2. Yes, of course you’re right, Leela. I was coming at my assignment as someone who’d previously worked in a public library and who presently works in an academic one. At both places, we have to sometimes baby patrons who don’t have the . . . discipline? . . . assertiveness? . . . to learn our catalogs’ mysterious ways. But I think I’m justified in getting a little surely when those patrons are college students. 🙂

    While I’m here, please let me add that my instructor was cheerful and supportive even though I didn’t strictly follow the “spirit” of the assignment. She gave me an excellent grade.

    Oh, and I do know the difference between “effect” and “affect.” ::sigh::

    Thank you, Rory, for this. I can’t believe I made AL Direct!

  3. I agree with your points, and have been thinking many of the same things myself. I used to work in a bookstore- I made the move to libraries because I don’t want to sell people things. Libraries have so much more to offer, and it seems like people forget that sometimes.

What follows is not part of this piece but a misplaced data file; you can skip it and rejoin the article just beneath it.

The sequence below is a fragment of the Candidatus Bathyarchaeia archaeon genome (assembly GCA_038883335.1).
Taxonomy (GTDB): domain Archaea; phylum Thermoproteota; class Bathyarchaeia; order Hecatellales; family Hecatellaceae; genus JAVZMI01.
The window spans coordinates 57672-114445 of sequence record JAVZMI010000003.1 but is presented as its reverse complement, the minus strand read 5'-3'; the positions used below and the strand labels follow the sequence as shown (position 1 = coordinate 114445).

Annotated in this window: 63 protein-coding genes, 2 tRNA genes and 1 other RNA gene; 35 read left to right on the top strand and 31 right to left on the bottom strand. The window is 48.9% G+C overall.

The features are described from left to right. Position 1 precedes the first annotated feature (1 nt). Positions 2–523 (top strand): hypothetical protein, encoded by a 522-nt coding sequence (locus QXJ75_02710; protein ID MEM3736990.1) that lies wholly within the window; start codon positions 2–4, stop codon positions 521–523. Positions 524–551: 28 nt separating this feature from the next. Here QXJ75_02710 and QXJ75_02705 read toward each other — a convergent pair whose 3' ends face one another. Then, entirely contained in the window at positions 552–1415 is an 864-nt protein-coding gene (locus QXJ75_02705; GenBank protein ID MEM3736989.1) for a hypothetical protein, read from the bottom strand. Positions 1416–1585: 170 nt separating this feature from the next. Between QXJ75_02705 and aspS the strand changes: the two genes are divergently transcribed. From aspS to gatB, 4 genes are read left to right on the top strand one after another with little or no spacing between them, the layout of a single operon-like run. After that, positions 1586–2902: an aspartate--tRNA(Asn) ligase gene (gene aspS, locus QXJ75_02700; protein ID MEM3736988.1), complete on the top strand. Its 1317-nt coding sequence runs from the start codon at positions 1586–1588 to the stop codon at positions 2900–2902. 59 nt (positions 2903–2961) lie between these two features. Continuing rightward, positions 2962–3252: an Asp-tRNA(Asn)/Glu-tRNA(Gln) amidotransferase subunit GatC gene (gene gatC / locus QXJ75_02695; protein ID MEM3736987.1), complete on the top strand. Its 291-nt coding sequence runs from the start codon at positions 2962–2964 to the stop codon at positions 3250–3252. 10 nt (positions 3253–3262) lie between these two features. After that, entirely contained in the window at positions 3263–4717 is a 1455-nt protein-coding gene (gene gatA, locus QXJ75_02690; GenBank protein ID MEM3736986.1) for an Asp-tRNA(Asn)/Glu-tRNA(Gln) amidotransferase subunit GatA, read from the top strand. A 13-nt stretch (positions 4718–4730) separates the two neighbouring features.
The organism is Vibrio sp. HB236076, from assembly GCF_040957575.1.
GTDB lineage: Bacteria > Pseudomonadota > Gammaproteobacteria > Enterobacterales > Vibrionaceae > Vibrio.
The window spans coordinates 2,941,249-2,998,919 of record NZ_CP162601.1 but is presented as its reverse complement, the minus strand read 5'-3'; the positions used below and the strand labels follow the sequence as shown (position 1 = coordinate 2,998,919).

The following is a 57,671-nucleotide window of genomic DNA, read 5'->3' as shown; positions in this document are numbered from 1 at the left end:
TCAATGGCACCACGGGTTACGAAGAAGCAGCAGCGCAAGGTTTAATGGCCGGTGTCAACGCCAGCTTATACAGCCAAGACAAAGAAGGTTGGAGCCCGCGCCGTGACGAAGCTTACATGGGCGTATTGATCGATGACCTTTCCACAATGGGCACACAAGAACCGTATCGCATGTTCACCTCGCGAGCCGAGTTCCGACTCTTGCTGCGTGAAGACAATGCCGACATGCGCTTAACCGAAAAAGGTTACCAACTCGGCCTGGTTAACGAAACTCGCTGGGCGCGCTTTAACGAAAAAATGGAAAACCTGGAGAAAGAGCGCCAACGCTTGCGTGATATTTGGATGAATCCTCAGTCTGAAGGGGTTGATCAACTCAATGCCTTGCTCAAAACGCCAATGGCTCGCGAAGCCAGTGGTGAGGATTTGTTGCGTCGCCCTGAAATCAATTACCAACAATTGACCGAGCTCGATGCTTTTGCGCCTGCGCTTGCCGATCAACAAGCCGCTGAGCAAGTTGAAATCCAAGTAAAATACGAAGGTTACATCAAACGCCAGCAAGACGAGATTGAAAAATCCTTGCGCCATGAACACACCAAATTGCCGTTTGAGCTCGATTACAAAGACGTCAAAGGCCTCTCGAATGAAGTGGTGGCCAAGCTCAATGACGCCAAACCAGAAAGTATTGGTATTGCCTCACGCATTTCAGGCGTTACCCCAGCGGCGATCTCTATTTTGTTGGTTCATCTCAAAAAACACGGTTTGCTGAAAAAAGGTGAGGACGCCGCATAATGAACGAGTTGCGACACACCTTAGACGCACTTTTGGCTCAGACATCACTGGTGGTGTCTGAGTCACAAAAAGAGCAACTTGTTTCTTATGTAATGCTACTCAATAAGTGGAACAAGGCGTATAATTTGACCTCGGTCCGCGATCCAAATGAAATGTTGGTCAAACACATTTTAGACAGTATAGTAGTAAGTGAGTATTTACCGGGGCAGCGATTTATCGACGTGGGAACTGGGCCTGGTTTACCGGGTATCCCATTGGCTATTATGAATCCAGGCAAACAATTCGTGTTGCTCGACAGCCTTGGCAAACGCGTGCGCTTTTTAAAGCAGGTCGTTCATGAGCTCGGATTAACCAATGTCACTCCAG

I agree with Leela above that the OPAC could be better, though. Once we get people in the library, we can show them our organization systems- but if they’re turned off by the online interface, they might not make it that far. There’s no reason for many of the anachronistic features that make catalogs hard to use. We can streamline and bring to the fore what make our catalogs great – namely, the great work done by the catalogers! The patrons don’t need to ever see a MARC record, but they sure need the information it contains.

  4. It’s a good article but I think it misses the point. The point isn’t that libraries should become bookstores, it’s that libraries should take tips from bookstores on how to market their services and create an environment that people want to be in, something that bookstores do exceedingly well and libraries don’t.

  5. Karen, thank you for the “ping” and your supportive comments. I agree that our OPACs are not perfect. I agree that they should be improved. However, I don’t know enough about technology to go any further about it. I do know quite a few librarians that are brilliant in this particular field, however!